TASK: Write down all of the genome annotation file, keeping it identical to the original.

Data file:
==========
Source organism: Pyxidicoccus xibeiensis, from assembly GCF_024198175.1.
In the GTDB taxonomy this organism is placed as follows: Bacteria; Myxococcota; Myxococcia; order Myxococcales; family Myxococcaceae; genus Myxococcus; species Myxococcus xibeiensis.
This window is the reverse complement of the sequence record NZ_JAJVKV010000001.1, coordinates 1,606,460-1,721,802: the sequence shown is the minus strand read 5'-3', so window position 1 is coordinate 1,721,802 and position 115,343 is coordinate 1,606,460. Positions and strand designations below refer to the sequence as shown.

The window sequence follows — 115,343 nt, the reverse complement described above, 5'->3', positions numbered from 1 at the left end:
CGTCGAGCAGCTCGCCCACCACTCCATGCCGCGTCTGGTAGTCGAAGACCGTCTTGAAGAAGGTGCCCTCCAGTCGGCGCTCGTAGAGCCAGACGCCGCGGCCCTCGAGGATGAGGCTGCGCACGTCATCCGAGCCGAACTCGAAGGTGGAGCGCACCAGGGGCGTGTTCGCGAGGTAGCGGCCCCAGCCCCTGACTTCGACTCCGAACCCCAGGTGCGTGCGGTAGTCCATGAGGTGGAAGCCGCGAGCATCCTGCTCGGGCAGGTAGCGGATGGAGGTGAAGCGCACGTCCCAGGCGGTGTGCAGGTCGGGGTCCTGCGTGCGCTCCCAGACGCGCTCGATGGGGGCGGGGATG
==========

Source organism: Pyxidicoccus xibeiensis, from assembly GCF_024198175.1.
In the GTDB taxonomy this organism is placed as follows: Bacteria; Myxococcota; Myxococcia; order Myxococcales; family Myxococcaceae; genus Myxococcus; species Myxococcus xibeiensis.
This window is the reverse complement of the sequence record NZ_JAJVKV010000001.1, coordinates 1,606,460-1,721,802: the sequence shown is the minus strand read 5'-3', so window position 1 is coordinate 1,721,802 and position 115,343 is coordinate 1,606,460. Positions and strand designations below refer to the sequence as shown.

The window sequence follows — 115,343 nt, the reverse complement described above, 5'->3', positions numbered from 1 at the left end:
CGTCGAGCAGCTCGCCCACCACTCCATGCCGCGTCTGGTAGTCGAAGACCGTCTTGAAGAAGGTGCCCTCCAGTCGGCGCTCGTAGAGCCAGACGCCGCGGCCCTCGAGGATGAGGCTGCGCACGTCATCCGAGCCGAACTCGAAGGTGGAGCGCACCAGGGGCGTGTTCGCGAGGTAGCGGCCCCAGCCCCTGACTTCGACTCCGAACCCCAGGTGCGTGCGGTAGTCCATGAGGTGGAAGCCGCGAGCATCCTGCTCGGGCAGGTAGCGGATGGAGGTGAAGCGCACGTCCCAGGCGGTGTGCAGGTCGGGGTCCTGCGTGCGCTCCCAGACGCGCTCGATGGGGGCGGGGATG